Tinctures

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The Home Apothecary consists of many different natural ingredients that have various health applications and benefits. Some ingredients can be combined to create traditional tinctures, concoctions that are prepared for just about anything.

Do you want to alleviate a common cold? Use a black Elderberry tincture to fight off the infection. Do you want to relax and ease tension? Use Cannabis Tinctures, they have cannabinoids that are known to relieve anxiety. These blends are known to possess a great potential for antioxidant activity through their phenolic compounds.[1]

Natural ingredients have the potential to heal and enhance the senses and the body depending on the intention and combination it is being used for. For example, Carrier Oils can be used as a base ingredient or in a much more complex formula to treat skin issues. Essential Oils can be used for therapeutic and aromatic effects, promoting better psychological and physiological health.

Tinctures are created to extract the medicinal properties of a natural ingredient to be used, in most cases, as a treatment for an ailment or to enhance sensory channels. The phenolic content of a small batch tincture can contain over 100s of phenolic compounds, like Flavonoids.

Nature has provided this earth with a bountiful amount of resources that should be collected, used, shared, and studied. There is a lot of knowledge available on the internet, and building your own home apothecary can help save you from the high costs of regular medicine and generic drug-store ointments.

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What are Herbal Tinctures?

Tinctures have been around for a millennium and are a key component of traditional herbal medicine. Basically, a tincture is a liquid extract of herbs or other substances dissolved in alcohol and water. They come from an old word that means “to tinge” because it is often used for adding color to something, but they have many medical uses as well.

Tinctures can be made by soaking the bark, leaves, berries, rhizomes, or roots of a plant in alcohol or vinegar. The alcohol ratio and plant material proportions can be varied to produce different levels of constituents (remnants). The healing agents of the medicinal plants will be preserved and will withstand months of storage.

A form of traditional medicine that can be just as effective as pharmaceutical drugs is an herbal tincture. Herbal tinctures can be prepared by the user, or purchased at health food stores. Many people opt to buy tinctures that have been tactfully prepared with quality control methods. These natural products are generally comprised of flower extracts with a percentage of alcohol content.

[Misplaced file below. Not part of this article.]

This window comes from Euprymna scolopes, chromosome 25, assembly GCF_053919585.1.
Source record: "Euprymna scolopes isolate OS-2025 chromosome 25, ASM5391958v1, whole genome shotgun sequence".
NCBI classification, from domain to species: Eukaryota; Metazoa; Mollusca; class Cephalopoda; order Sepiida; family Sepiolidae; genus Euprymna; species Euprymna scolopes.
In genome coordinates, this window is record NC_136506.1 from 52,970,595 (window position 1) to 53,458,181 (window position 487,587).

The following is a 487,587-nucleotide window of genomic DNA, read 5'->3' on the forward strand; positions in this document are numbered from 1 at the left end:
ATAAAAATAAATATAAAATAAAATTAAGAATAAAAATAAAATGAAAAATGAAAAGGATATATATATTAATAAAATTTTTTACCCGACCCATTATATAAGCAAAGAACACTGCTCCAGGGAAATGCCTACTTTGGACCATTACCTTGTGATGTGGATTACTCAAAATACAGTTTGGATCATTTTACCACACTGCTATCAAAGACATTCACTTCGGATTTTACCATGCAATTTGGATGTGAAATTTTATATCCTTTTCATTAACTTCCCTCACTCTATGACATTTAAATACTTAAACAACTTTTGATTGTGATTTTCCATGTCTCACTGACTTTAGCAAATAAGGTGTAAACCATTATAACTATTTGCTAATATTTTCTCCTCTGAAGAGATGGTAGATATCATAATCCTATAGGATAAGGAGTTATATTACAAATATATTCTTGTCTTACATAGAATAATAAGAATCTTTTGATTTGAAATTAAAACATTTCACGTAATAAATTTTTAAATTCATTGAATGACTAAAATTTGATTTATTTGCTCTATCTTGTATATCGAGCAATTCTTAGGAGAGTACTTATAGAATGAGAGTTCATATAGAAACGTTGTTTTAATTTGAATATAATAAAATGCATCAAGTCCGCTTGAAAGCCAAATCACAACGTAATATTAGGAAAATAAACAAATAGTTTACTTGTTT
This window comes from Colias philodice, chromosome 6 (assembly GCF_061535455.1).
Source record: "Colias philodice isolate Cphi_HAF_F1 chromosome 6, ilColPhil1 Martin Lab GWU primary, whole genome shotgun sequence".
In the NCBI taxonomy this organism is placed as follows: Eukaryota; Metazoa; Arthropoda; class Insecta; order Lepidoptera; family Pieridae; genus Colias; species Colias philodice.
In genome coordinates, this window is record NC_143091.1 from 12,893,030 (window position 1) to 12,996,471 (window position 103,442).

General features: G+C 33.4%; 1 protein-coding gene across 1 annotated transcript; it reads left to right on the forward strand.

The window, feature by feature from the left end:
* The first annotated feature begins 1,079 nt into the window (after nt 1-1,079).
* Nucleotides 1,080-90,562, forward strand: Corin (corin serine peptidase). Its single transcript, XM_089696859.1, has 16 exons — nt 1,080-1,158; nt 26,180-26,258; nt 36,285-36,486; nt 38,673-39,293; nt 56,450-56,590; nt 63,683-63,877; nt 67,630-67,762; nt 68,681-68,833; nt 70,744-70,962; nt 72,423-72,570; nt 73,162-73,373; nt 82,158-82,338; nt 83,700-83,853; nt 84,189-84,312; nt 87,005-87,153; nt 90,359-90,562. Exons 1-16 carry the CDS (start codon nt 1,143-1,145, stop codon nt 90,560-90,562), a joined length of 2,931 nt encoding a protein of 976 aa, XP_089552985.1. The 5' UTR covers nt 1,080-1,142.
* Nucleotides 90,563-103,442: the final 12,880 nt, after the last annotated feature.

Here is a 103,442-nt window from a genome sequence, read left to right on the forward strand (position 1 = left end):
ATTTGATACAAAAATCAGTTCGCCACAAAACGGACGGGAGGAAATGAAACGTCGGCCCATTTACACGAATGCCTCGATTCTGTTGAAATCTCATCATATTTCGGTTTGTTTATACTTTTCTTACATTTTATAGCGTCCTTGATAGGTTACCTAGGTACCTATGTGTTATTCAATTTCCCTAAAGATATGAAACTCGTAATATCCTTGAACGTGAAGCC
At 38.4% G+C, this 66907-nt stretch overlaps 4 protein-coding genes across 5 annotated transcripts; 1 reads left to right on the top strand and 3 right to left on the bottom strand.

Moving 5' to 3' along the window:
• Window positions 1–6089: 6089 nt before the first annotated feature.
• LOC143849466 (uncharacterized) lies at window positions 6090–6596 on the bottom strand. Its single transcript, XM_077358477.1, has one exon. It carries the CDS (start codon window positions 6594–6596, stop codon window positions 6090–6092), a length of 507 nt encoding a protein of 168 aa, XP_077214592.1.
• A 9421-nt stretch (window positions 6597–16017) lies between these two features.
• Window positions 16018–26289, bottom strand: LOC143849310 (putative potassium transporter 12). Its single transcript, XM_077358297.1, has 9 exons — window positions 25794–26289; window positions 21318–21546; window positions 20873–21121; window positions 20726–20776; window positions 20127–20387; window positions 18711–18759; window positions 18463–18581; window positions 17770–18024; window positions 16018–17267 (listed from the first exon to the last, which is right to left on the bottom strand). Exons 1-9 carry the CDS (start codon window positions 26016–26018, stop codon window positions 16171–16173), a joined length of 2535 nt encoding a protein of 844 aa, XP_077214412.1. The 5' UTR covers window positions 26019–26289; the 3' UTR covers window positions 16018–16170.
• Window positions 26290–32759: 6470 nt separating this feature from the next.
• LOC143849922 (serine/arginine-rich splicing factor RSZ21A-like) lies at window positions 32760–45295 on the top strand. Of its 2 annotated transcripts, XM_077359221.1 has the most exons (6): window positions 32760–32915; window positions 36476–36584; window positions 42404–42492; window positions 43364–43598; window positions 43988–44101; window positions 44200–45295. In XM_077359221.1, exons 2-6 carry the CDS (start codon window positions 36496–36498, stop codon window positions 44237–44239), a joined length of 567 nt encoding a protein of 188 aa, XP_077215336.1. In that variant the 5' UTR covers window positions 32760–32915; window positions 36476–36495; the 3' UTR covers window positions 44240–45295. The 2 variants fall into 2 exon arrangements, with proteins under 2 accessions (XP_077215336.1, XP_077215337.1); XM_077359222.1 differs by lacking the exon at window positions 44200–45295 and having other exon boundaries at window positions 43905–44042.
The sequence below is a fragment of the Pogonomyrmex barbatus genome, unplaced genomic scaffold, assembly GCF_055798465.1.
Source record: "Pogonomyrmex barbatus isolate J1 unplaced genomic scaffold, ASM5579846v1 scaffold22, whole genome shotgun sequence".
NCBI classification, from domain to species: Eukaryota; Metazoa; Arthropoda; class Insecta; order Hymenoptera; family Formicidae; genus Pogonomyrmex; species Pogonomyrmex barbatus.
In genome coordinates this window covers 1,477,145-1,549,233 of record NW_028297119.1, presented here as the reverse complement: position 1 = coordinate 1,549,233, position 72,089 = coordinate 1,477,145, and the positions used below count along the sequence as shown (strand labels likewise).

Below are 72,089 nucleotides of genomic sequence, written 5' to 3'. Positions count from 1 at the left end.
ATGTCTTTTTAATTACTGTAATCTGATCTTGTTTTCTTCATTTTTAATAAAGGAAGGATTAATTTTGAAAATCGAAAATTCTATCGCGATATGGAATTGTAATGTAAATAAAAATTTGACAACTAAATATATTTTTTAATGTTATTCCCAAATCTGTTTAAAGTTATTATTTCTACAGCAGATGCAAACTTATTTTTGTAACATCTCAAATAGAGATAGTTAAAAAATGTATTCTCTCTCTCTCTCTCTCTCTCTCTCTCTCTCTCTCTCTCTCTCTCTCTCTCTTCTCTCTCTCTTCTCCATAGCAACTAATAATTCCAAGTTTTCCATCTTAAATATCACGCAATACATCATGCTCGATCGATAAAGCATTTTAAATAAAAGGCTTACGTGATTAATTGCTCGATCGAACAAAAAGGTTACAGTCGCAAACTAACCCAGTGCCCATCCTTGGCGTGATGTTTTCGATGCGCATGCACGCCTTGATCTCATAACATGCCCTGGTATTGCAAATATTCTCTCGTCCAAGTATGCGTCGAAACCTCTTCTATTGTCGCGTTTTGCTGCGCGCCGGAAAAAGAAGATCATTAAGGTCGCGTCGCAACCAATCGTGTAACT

Fresh tinctures are likely to be made at home and do not require too much skill or knowledge, it is mostly just a pour in a glass jar, and wait game.

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How to use Herbal Tinctures?

Tinctures are liquid herbal extracts that can be taken orally by using a dropper to place the extract under your tongue. To use a tincture, fill up a dropper with the desired dosage and mix with water or honey and drip it into your mouth just below the tongue; hold there for about 5 seconds before swallowing.

Rinse your mouth thoroughly with water to get rid of the bitter taste. The precise dosage varies from person to person, but it is best not to take too much (more than 2 small droppers full). Do not give tinctures or alcohol-based extracts to children, pregnant women, or people who are using many prescription drugs because tinctures are effective and absorbed immediately into the bloodstream.

Tincture preparations can vary, some more potent than others. Be mindful, when dosing to correctly measure your quantities. Tinctures that come in 1:3 are generally less potent as the formula is 1 part herb to 3 parts liquid. Herbal Extracts are 1:1, meaning 1 part herb to 1 part liquid, condensing the remnants of the herbs into a stronger formula.

Some people find the taste of herbs in this form to be too strong and prefer to add them into a mixture with juice, tea, or soda. It can be diluted and added to filtered water, or to your favorite fruit juice to mask the bitterness.

The alcohol content can also be too much for certain individuals. To avoid this, it is best to evaporate the alcohol content of the liquid before taking the tincture. In order to eliminate the alcoholic effect of your Tincture, you can drink it in a hot cup of tea. The hot water will help the alcohol slowly evaporate.

Another more effective method is to simply pour a tablespoon’s worth into boiling water then let sit covered at room temperature overnight; stir periodically if desired so all plant particles are steeped – usually, about 12 hours for maximum evaporation.

 

Some Common Plants Used for Herbal Tinctures

tinctures made from elderberry fruit are a natural herb immunity remedy that is ideal for the common cold and other health ailments

Elderberry Tincture

Like many of the blue, purple, and black food families are regarded for their antioxidant properties, elderberries are a delicious and colorful antioxidant powerhouse. One of the plant species with the highest richness in anthocyanins is Sambucus nigra L., commonly known as elderberry. [2]

Research suggests that anthocyanins can help reduce inflammation and treat many symptoms due to oxidative stress. Is there a way to copy the good effects of elderberry? A tincture may be able to do just that. For a tincture novice, purchasing your tincture ready-made is highly recommended; as preparing elderberry can be severely toxic if improperly prepared and handled (every part of the plant, but the fruit [cooked] itself is poisonous).

Tincture made from the Turmeric Bulbous Root is a Healthy Alternative Treatment to any Inflammation the Body may be experiencing.